• Additional levels of indexing, if desired

89
Timestamps
  • Used to store different versions of data in a
    cell
  • New writes default to current time, but
    timestamps for writes can also be set explicitly
    by clients
  • Lookup options
  • Return most recent K values
  • Return all values in timestamp range (or all
    values)
  • Column families can be marked w/ attributes
  • Only retain most recent K values in a cell
  • Keep values until they are older than K seconds

90
Implementation Three Major Components
  • Library linked into every client
  • One master server
  • Responsible for
  • Assigning tablets to tablet servers
  • Detecting addition and expiration of tablet
    servers
  • Balancing tablet-server load
  • Garbage collection
  • Many tablet servers
  • Tablet servers handle read and write requests to
    its table
  • Splits tablets that have grown too large

91
Implementation (cont.)
  • Client data doesnt move through master server.
    Clients communicate directly with tablet servers
    for reads and writes.
  • Most clients never communicate with the master
    server, leaving it lightly loaded in practice.

92
Tablets
  • Large tables broken into tablets at row
    boundaries
  • Tablet holds contiguous range of rows
  • Clients can often choose row keys to achieve
    locality
  • Aim for 100MB to 200MB of data per tablet
  • Serving machine responsible for 100 tablets
  • Fast recovery
  • 100 machines each pick up 1 tablet for failed
    machine
  • Fine-grained load balancing
  • Migrate tablets away from overloaded machine
  • Master makes load-balancing decisions

93
Tablet Location
  • Since tablets move around from server to server,
    given a row, how do clients find the right
    machine?
  • Need to find tablet whose row range covers the
    target row

94
Tablet Assignment
  • Each tablet is assigned to one tablet server at a
    time.
  • Master server keeps track of the set of live
    tablet servers and current assignments of tablets
    to servers. Also keeps track of unassigned
    tablets.
  • When a tablet is unassigned, master assigns the
    tablet to an tablet server with sufficient room.

95
API
  • Metadata operations
  • Create/delete tables, column families, change
    metadata
  • Writes (atomic)
  • Set() write cells in a row
  • DeleteCells() delete cells in a row
  • DeleteRow() delete all cells in a row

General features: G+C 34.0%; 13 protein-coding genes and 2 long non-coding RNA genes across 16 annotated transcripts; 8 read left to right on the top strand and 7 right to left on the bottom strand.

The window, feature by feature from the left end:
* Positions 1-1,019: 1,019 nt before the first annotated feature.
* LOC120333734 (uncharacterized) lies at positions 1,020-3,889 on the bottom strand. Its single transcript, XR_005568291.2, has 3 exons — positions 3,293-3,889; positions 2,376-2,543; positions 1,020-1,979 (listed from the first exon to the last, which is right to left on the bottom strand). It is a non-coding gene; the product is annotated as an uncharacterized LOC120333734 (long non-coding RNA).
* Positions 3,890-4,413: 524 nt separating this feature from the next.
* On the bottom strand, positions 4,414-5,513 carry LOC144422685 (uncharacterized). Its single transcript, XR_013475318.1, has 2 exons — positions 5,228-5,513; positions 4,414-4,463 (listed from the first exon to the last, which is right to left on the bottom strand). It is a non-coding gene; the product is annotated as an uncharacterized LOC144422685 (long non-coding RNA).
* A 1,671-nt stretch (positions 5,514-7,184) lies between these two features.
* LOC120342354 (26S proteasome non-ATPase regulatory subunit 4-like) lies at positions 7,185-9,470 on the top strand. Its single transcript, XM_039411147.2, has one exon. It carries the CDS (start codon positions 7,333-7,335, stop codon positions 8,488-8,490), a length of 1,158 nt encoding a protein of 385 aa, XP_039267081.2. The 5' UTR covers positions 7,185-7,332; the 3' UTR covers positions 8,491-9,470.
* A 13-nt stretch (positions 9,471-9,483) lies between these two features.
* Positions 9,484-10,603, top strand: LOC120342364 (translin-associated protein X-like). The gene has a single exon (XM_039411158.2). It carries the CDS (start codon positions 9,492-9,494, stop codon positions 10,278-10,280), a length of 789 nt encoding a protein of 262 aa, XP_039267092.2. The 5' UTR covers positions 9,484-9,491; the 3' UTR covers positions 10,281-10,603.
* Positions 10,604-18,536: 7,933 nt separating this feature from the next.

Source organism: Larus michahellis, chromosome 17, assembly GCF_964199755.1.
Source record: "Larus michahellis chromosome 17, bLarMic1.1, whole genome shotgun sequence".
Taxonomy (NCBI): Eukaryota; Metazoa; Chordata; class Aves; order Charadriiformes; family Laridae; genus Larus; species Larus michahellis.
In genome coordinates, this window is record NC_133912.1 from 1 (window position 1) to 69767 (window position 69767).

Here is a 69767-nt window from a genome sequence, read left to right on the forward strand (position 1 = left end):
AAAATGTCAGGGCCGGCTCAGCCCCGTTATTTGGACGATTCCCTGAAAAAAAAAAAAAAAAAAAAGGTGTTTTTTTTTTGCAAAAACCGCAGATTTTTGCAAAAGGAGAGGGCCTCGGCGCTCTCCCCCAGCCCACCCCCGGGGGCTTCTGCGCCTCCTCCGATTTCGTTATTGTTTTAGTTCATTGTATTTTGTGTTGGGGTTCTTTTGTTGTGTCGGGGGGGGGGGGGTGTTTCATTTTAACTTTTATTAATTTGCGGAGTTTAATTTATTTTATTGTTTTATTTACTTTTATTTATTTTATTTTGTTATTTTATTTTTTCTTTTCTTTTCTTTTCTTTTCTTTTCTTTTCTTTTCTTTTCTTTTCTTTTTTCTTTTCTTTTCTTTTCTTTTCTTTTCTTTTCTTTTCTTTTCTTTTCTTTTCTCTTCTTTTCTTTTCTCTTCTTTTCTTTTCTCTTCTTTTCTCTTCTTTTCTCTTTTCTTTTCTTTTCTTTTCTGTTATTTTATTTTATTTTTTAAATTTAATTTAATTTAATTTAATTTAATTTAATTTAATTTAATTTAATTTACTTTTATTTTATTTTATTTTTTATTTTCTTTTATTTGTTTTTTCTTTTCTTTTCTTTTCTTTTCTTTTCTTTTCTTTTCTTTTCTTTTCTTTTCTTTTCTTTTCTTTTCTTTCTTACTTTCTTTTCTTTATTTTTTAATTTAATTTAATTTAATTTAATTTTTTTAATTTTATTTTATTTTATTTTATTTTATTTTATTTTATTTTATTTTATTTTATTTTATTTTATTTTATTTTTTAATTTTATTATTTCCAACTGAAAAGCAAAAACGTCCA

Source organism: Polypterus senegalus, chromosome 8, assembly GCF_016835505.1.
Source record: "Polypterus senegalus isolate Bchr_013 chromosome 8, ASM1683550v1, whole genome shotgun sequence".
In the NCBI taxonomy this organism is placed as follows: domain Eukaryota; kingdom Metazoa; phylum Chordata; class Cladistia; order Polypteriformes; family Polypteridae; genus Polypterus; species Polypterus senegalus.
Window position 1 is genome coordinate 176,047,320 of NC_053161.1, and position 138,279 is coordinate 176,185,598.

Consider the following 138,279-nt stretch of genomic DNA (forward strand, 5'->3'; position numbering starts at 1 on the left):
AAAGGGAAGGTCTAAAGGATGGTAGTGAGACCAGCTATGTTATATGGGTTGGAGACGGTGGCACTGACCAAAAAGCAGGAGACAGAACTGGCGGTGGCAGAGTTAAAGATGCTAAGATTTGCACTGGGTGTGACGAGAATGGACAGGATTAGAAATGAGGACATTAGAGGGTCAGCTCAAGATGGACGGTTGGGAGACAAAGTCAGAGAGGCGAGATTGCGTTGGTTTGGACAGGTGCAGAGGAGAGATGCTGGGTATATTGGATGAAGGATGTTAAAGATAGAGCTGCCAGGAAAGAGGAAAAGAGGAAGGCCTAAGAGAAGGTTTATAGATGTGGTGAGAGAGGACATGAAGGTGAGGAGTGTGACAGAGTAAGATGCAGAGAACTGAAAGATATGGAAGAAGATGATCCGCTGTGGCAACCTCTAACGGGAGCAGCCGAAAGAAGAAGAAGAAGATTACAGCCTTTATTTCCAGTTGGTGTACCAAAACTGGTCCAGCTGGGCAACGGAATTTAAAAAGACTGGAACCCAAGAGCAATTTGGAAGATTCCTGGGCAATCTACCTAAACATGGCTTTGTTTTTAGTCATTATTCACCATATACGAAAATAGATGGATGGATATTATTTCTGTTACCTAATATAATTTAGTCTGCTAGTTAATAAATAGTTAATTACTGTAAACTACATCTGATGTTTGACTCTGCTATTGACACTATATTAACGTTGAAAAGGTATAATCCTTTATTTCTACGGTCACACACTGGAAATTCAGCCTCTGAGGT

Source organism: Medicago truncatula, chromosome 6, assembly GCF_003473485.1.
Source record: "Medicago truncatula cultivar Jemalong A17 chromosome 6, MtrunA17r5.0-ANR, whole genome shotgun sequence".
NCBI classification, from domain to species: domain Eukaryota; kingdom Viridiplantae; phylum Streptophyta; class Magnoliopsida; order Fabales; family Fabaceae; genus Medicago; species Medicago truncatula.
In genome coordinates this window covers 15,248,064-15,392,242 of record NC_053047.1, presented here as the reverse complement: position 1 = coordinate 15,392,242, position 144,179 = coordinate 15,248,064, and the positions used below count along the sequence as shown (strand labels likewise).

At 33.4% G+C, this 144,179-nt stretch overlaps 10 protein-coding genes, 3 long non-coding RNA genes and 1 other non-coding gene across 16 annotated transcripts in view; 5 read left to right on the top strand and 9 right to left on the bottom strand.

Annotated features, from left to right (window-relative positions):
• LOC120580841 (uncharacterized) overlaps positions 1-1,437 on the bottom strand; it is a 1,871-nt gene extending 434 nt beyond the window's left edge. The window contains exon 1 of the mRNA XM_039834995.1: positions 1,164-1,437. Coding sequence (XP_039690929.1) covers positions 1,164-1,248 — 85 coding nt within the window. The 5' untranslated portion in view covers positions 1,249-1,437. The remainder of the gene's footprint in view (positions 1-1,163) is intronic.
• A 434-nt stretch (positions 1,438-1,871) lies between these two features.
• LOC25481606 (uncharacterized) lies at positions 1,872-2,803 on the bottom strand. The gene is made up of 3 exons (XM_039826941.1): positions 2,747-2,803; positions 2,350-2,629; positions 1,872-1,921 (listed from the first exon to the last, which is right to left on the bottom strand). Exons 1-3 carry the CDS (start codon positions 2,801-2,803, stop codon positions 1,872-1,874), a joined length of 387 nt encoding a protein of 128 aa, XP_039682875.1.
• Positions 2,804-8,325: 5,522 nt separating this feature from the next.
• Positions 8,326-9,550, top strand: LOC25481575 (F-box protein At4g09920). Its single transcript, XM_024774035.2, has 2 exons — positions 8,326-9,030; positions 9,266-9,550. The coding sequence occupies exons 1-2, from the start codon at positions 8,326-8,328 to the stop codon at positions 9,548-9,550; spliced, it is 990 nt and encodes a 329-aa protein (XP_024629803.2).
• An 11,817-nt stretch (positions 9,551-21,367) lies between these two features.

• Reads
  • Scanner read arbitrary cells in a bigtable
  • Each row read is atomic
  • Can restrict returned rows to a particular range
  • Can ask for just data from 1 row, all rows, etc.
  • Can ask for all columns, just certain column
    families, or specific columns

96
Refinements Locality Groups
  • Can group multiple column families into a
    locality group
  • Separate SSTable is created for each locality
    group in each tablet.
  • Segregating columns families that are not
    typically accessed together enables more
    efficient reads.
  • In WebTable, page metadata can be in one group
    and contents of the page in another group.

97
Refinements Compression
  • Many opportunities for compression
  • Similar values in the same row/column at
    different timestamps
  • Similar values in different columns
  • Similar values across adjacent rows
  • Two-pass custom compressions scheme
  • First pass compress long common strings across a
    large window
  • Second pass look for repetitions in small window
  • Speed emphasized, but good space reduction
    (10-to-1)

98
Refinements Bloom Filters
  • Read operation has to read from disk when desired
    SSTable isnt in memory
  • Reduce number of accesses by specifying a Bloom
    filter.
  • Allows us ask if an SSTable might contain data
    for a specified row/column pair.
  • Small amount of memory for Bloom filters
    drastically reduces the number of disk seeks for
    read operations
  • Use implies that most lookups for non-existent
    rows or columns do not need to touch disk